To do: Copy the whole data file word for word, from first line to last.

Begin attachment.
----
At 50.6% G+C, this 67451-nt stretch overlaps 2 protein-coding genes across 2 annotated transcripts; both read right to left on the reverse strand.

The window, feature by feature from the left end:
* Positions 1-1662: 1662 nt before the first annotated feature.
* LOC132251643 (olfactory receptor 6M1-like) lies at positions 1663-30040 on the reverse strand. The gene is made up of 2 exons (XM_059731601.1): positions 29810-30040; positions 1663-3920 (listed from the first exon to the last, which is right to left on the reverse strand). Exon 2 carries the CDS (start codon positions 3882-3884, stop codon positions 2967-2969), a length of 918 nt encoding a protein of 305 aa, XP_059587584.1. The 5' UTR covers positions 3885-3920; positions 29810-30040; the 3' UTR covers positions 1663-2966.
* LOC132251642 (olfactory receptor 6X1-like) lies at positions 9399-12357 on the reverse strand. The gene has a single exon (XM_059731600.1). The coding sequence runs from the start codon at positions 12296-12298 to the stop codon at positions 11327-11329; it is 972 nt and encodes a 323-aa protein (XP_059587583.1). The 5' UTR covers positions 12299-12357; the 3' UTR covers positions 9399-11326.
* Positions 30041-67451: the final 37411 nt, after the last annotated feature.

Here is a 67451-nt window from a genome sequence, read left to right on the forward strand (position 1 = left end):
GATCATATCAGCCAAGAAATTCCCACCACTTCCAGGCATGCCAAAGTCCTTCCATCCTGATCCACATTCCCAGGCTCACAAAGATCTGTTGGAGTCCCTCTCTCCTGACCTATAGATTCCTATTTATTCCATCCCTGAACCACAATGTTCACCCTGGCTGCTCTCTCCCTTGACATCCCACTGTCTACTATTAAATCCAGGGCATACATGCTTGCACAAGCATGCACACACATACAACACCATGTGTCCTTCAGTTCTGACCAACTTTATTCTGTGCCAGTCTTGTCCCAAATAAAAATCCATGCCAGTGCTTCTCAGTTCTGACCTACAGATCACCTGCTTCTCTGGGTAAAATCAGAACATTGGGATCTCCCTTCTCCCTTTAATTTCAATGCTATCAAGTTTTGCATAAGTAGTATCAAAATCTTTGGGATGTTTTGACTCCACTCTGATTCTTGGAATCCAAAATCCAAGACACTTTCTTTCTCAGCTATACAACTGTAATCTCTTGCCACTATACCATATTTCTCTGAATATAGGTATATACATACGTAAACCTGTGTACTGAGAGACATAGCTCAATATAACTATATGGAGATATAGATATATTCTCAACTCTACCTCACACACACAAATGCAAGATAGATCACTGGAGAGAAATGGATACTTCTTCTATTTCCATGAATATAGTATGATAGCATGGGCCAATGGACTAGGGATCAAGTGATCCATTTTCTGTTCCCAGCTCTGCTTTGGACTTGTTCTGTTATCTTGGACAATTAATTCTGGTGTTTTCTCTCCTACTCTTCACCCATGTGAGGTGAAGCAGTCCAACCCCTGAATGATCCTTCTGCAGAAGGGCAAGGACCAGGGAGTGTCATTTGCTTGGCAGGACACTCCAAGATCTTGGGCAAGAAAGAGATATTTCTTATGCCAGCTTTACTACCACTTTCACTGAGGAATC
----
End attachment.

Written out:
At 50.6% G+C, this 67451-nt stretch overlaps 2 protein-coding genes across 2 annotated transcripts; both read right to left on the reverse strand.

The window, feature by feature from the left end:
* Positions 1-1662: 1662 nt before the first annotated feature.
* LOC132251643 (olfactory receptor 6M1-like) lies at positions 1663-30040 on the reverse strand. The gene is made up of 2 exons (XM_059731601.1): positions 29810-30040; positions 1663-3920 (listed from the first exon to the last, which is right to left on the reverse strand). Exon 2 carries the CDS (start codon positions 3882-3884, stop codon positions 2967-2969), a length of 918 nt encoding a protein of 305 aa, XP_059587584.1. The 5' UTR covers positions 3885-3920; positions 29810-30040; the 3' UTR covers positions 1663-2966.
* LOC132251642 (olfactory receptor 6X1-like) lies at positions 9399-12357 on the reverse strand. The gene has a single exon (XM_059731600.1). The coding sequence runs from the start codon at positions 12296-12298 to the stop codon at positions 11327-11329; it is 972 nt and encodes a 323-aa protein (XP_059587583.1). The 5' UTR covers positions 12299-12357; the 3' UTR covers positions 9399-11326.
* Positions 30041-67451: the final 37411 nt, after the last annotated feature.

Here is a 67451-nt window from a genome sequence, read left to right on the forward strand (position 1 = left end):
GATCATATCAGCCAAGAAATTCCCACCACTTCCAGGCATGCCAAAGTCCTTCCATCCTGATCCACATTCCCAGGCTCACAAAGATCTGTTGGAGTCCCTCTCTCCTGACCTATAGATTCCTATTTATTCCATCCCTGAACCACAATGTTCACCCTGGCTGCTCTCTCCCTTGACATCCCACTGTCTACTATTAAATCCAGGGCATACATGCTTGCACAAGCATGCACACACATACAACACCATGTGTCCTTCAGTTCTGACCAACTTTATTCTGTGCCAGTCTTGTCCCAAATAAAAATCCATGCCAGTGCTTCTCAGTTCTGACCTACAGATCACCTGCTTCTCTGGGTAAAATCAGAACATTGGGATCTCCCTTCTCCCTTTAATTTCAATGCTATCAAGTTTTGCATAAGTAGTATCAAAATCTTTGGGATGTTTTGACTCCACTCTGATTCTTGGAATCCAAAATCCAAGACACTTTCTTTCTCAGCTATACAACTGTAATCTCTTGCCACTATACCATATTTCTCTGAATATAGGTATATACATACGTAAACCTGTGTACTGAGAGACATAGCTCAATATAACTATATGGAGATATAGATATATTCTCAACTCTACCTCACACACACAAATGCAAGATAGATCACTGGAGAGAAATGGATACTTCTTCTATTTCCATGAATATAGTATGATAGCATGGGCCAATGGACTAGGGATCAAGTGATCCATTTTCTGTTCCCAGCTCTGCTTTGGACTTGTTCTGTTATCTTGGACAATTAATTCTGGTGTTTTCTCTCCTACTCTTCACCCATGTGAGGTGAAGCAGTCCAACCCCTGAATGATCCTTCTGCAGAAGGGCAAGGACCAGGGAGTGTCATTTGCTTGGCAGGACACTCCAAGATCTTGGGCAAGAAAGAGATATTTCTTATGCCAGCTTTACTACCACTTTCACTGAGGAATC